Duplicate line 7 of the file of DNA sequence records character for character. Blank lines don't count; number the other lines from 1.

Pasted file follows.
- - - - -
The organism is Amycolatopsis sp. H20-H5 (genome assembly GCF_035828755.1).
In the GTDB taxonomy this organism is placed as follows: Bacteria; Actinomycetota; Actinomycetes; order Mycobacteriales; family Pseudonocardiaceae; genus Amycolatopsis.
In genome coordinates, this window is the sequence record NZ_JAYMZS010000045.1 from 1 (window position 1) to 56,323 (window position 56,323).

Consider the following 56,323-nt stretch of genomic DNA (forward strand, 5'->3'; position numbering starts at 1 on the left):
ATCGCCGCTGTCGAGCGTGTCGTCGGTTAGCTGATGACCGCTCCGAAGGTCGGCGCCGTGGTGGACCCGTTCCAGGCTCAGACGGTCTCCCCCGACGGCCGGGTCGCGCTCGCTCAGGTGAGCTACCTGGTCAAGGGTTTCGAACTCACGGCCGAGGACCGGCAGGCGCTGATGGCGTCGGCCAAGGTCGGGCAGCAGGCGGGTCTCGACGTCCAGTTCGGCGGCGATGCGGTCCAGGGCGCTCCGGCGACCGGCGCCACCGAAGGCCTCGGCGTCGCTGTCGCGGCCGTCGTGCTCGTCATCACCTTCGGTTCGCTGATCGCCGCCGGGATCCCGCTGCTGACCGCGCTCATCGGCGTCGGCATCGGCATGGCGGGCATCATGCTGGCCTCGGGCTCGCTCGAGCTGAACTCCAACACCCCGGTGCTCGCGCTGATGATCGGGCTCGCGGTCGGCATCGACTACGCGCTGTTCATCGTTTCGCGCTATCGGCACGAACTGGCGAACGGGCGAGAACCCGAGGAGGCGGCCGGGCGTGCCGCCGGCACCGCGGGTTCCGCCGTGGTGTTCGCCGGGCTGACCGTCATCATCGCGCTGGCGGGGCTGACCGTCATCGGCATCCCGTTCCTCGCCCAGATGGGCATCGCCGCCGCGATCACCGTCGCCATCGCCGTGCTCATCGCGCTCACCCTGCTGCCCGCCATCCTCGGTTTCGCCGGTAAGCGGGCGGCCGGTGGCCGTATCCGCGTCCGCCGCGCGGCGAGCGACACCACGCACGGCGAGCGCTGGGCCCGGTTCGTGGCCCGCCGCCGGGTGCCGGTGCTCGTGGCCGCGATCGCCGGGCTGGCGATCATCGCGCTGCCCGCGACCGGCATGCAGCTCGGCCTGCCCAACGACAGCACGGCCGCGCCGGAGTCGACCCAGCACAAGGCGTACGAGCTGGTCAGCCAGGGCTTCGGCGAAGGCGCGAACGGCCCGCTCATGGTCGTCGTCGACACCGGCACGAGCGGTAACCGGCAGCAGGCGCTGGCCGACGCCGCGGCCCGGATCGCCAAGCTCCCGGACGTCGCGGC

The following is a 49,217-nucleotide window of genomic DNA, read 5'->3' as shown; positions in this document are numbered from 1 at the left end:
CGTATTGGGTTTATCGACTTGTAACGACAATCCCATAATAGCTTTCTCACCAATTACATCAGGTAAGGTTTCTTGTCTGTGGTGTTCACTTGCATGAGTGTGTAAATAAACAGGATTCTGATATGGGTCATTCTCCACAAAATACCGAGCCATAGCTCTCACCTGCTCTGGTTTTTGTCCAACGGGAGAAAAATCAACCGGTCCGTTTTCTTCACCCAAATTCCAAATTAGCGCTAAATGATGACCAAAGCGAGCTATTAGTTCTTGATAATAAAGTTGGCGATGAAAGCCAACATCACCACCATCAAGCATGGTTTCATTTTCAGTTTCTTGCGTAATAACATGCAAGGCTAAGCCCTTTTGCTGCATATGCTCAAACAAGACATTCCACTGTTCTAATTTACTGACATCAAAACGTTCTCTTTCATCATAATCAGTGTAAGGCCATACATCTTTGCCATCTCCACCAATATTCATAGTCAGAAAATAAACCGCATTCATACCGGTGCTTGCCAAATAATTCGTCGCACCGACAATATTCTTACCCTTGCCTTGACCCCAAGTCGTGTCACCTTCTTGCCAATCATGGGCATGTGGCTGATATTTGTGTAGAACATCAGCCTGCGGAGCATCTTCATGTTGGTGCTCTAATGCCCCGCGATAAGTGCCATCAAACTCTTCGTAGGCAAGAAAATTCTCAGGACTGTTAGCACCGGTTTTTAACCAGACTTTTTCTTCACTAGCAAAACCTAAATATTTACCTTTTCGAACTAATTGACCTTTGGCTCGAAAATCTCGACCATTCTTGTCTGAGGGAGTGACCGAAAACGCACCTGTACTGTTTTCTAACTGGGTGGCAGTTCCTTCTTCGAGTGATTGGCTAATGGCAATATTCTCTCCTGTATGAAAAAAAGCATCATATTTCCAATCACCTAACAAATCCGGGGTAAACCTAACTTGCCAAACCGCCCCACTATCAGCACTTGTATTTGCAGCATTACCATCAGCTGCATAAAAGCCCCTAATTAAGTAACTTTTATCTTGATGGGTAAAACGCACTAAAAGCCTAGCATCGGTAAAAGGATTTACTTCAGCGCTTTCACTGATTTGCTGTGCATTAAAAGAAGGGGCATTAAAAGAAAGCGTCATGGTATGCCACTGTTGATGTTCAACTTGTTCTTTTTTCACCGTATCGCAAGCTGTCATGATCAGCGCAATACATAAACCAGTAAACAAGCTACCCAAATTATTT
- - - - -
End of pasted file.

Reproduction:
CGTATTGGGTTTATCGACTTGTAACGACAATCCCATAATAGCTTTCTCACCAATTACATCAGGTAAGGTTTCTTGTCTGTGGTGTTCACTTGCATGAGTGTGTAAATAAACAGGATTCTGATATGGGTCATTCTCCACAAAATACCGAGCCATAGCTCTCACCTGCTCTGGTTTTTGTCCAACGGGAGAAAAATCAACCGGTCCGTTTTCTTCACCCAAATTCCAAATTAGCGCTAAATGATGACCAAAGCGAGCTATTAGTTCTTGATAATAAAGTTGGCGATGAAAGCCAACATCACCACCATCAAGCATGGTTTCATTTTCAGTTTCTTGCGTAATAACATGCAAGGCTAAGCCCTTTTGCTGCATATGCTCAAACAAGACATTCCACTGTTCTAATTTACTGACATCAAAACGTTCTCTTTCATCATAATCAGTGTAAGGCCATACATCTTTGCCATCTCCACCAATATTCATAGTCAGAAAATAAACCGCATTCATACCGGTGCTTGCCAAATAATTCGTCGCACCGACAATATTCTTACCCTTGCCTTGACCCCAAGTCGTGTCACCTTCTTGCCAATCATGGGCATGTGGCTGATATTTGTGTAGAACATCAGCCTGCGGAGCATCTTCATGTTGGTGCTCTAATGCCCCGCGATAAGTGCCATCAAACTCTTCGTAGGCAAGAAAATTCTCAGGACTGTTAGCACCGGTTTTTAACCAGACTTTTTCTTCACTAGCAAAACCTAAATATTTACCTTTTCGAACTAATTGACCTTTGGCTCGAAAATCTCGACCATTCTTGTCTGAGGGAGTGACCGAAAACGCACCTGTACTGTTTTCTAACTGGGTGGCAGTTCCTTCTTCGAGTGATTGGCTAATGGCAATATTCTCTCCTGTATGAAAAAAAGCATCATATTTCCAATCACCTAACAAATCCGGGGTAAACCTAACTTGCCAAACCGCCCCACTATCAGCACTTGTATTTGCAGCATTACCATCAGCTGCATAAAAGCCCCTAATTAAGTAACTTTTATCTTGATGGGTAAAACGCACTAAAAGCCTAGCATCGGTAAAAGGATTTACTTCAGCGCTTTCACTGATTTGCTGTGCATTAAAAGAAGGGGCATTAAAAGAAAGCGTCATGGTATGCCACTGTTGATGTTCAACTTGTTCTTTTTTCACCGTATCGCAAGCTGTCATGATCAGCGCAATACATAAACCAGTAAACAAGCTACCCAAATTATTT